Friday, 6 May 2016


As he plans the analysis of the data the researcher should consider two sections of the research report in which statistics will be relevant. The first of these is the section in which the data producing sample is described and in which may also be compared to the selected sample and to the population. In describing the sample, the basic descriptive statistics of the summary frequency distribution and the appropriate measures of central tendency and variability serve to provide the reader with some insight into the nature of the respondents. Researches are interested in the usual demographic characteristics such as gender, age, occupation and educational level, but in addition anyone project will suggest other descriptive variables about which data should be collected.
Provided the data are available, the researcher should also employ inferential statistics such as Chi-square or the t-test to determine whether or not his data producing sample differs from his selected sample or population by selecting which analysis he will prefer at his early stage, the researcher structures the kinds of data he will need to produce about the population and can incorporate the search for these data into his data gathering plan.
The second section of the report in which statistical procedures plays role is in the reporting of research results. The selection of these procedures should be well structured by this point if the researcher has stated specific hypotheses and research questions. The necessity to test the hypothesis provides guidance to statistical procedures at the general level, with the decision as to the level of data available providing the key to which specific procedures are to employ. Thus, hypothesis which refers to the expected a relationship between two variables, immediately indicates the need for a correctional analysis. Once the researcher decides that the two variables will yield ordinal data, for example, he can move directly to the specification of the rank order correlation.
The specification of statistical analysis at this stage of the research also enables the researcher to estimate his data analysis cost in both time and money and make whatever arrangements are necessary to reserve time on data-processing facilities.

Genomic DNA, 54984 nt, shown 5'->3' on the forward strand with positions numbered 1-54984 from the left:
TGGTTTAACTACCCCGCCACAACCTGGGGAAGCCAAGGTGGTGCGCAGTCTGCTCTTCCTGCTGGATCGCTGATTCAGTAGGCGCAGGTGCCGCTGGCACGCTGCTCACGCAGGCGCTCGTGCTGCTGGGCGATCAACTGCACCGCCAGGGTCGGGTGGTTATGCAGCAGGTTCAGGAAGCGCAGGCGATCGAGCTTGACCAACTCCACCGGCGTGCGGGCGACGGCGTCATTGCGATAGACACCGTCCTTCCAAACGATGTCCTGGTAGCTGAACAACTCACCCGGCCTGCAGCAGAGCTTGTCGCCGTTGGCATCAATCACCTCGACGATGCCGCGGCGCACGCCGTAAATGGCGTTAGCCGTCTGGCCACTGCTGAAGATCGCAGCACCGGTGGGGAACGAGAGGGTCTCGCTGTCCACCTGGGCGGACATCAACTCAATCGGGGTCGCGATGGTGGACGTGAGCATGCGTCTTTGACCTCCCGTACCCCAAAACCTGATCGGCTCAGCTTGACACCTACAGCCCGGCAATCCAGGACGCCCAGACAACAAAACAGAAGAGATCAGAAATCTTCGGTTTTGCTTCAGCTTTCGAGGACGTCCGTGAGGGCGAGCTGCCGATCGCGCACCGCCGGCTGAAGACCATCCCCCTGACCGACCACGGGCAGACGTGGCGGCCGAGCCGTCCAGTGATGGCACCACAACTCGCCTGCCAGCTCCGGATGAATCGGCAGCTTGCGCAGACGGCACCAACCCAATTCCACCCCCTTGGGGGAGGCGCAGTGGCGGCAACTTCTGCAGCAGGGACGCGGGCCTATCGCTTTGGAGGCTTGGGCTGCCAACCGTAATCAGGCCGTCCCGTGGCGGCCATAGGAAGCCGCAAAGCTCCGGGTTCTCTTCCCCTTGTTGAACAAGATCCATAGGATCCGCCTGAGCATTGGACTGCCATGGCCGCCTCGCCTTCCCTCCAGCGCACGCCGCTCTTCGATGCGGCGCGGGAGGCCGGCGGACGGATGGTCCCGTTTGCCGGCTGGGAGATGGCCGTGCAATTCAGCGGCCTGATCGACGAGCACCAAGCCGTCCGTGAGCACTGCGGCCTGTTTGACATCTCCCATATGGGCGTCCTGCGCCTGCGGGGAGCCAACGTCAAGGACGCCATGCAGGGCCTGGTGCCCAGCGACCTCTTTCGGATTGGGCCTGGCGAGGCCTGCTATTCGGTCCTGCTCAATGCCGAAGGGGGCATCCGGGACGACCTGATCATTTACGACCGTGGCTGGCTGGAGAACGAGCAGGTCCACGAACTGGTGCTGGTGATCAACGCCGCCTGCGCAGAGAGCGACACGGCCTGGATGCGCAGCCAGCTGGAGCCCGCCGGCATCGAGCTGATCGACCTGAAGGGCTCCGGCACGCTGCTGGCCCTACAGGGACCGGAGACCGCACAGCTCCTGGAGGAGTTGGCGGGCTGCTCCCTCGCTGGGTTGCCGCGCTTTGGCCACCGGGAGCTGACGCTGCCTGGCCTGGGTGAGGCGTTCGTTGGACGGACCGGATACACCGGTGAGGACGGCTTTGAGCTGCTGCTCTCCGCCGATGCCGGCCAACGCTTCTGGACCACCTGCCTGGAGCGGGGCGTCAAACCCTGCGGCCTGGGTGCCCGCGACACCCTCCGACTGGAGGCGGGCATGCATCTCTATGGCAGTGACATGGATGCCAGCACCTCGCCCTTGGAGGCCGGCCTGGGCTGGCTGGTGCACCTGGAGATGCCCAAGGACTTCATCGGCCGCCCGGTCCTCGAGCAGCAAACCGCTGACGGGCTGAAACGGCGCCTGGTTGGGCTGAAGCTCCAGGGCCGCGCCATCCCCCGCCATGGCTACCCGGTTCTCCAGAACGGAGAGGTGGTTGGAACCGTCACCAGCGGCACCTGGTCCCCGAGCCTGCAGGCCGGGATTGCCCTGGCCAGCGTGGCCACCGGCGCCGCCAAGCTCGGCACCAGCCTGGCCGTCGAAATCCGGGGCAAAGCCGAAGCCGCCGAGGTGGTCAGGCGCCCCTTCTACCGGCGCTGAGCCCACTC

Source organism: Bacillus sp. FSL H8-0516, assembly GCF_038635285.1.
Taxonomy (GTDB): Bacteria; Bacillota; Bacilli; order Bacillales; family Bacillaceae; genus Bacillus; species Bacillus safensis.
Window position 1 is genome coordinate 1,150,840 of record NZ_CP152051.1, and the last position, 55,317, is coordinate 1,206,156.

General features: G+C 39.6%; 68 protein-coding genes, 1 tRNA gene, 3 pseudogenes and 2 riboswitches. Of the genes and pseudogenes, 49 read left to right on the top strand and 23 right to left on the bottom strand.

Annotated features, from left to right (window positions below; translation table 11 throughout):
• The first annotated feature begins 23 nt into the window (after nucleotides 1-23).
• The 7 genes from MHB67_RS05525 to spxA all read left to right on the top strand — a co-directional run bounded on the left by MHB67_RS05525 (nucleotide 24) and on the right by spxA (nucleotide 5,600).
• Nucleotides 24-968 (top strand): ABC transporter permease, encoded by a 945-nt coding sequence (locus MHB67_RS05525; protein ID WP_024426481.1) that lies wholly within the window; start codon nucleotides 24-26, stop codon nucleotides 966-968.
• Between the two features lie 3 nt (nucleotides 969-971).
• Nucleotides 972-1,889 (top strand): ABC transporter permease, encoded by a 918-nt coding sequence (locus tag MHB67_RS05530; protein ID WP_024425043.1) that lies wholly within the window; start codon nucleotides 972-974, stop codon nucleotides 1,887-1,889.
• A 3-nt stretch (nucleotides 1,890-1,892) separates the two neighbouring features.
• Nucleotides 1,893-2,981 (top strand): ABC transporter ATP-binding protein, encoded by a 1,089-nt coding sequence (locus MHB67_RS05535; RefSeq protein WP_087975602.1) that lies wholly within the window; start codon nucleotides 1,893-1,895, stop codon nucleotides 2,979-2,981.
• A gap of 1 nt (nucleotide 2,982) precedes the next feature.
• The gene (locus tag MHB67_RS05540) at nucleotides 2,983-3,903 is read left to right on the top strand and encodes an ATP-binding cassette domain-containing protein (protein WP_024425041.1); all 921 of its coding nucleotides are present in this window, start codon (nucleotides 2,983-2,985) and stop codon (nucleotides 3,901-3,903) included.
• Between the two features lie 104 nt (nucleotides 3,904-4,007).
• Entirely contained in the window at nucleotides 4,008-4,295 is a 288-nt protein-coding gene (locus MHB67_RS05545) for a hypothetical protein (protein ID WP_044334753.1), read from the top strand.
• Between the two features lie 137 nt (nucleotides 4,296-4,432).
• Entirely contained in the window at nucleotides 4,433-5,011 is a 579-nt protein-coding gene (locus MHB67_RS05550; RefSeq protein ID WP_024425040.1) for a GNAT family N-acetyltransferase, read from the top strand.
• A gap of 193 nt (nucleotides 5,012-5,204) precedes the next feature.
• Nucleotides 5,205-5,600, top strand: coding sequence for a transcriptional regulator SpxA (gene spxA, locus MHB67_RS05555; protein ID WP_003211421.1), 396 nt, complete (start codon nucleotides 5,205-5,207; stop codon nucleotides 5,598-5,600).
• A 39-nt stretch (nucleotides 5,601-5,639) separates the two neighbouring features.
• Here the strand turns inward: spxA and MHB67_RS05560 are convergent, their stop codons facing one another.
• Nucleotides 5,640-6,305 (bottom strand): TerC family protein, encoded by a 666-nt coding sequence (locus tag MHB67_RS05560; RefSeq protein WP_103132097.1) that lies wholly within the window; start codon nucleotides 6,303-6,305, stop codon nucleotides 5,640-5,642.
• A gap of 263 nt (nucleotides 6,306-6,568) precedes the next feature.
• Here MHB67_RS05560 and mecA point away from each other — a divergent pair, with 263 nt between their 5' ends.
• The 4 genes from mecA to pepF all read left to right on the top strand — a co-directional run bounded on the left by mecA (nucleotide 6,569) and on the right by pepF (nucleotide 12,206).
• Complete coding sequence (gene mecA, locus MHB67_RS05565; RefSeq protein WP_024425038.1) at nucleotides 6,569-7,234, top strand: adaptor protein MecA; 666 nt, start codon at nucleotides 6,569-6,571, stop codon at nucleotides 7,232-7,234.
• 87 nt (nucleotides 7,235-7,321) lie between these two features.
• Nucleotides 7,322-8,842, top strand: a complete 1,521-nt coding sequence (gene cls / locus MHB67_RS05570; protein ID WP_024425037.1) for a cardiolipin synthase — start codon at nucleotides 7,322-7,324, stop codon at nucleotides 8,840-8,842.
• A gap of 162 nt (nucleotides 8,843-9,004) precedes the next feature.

The elementary and special statistical techniques of analsysis are as follows:
      1.     Elementary Statistical Techniques of Analysis
Most commonly used statistical techniques of analysis data are:
1. Calculating frequency of distribution in percentages of items under study.
2. Testing data for normality of distribution Skewness Kurtosis and mode.
3. Calculating percentiles and percentile ranks.
4. Calculating measures of central tendency-Mean, Median and Mode and establishing Norms.
5. Calculating measures of dispersion-Standard deviation, Mean deviation, quartile deviation and range.
6. Calculating measures of relationship-Coefficients of Correlation, Reliability by the Rank difference and Product moment method.
7. Graphical presentation of data-Frequency polygon curve, Histogram, Cumulative frequency polygon and Ogive, etc.
While analysis their data investigator usually makes use of as many of the above simple statistical devices as necessary for the purpose for their study. There are some other complicated devices of statistical analysis listed below which researcher use in particular experimental or complex casual comparative studies and investigations.
       2.     Special Statistical Techniques of Analysis
The following are the special statistical techniques of analysis:
1. Test of students ‘t’ and analysis of variance for testing significance of differences between statistics especially between Means.
2. Chi-square test for testing null hypothesis.
3. Calculation of Biserial ‘r’ and Tetrachoric ‘r’ for finding out relationship between different phenomena in complex situations.
4. Calculation of partial and multiple correlation and of Bivariate and Multivariate Regression Equations for findings out casual relationship between various phenomena involved in a situation.
5. Factorial Analysis for the purpose of analysing the composition of certain complex phenomena.
6. Analysis of co-variance for estimating the true effect of the treatment after adjusting the initial effect.

No comments:
Write comments

Theme images by MichaelJay. Powered by Blogger.

Follow by Email

Blog Archive

Cultural alternatives and cultural specialties

There are many different ways to do the same. For example, create a universal aspect of culture for a patient; but the way people vary pat...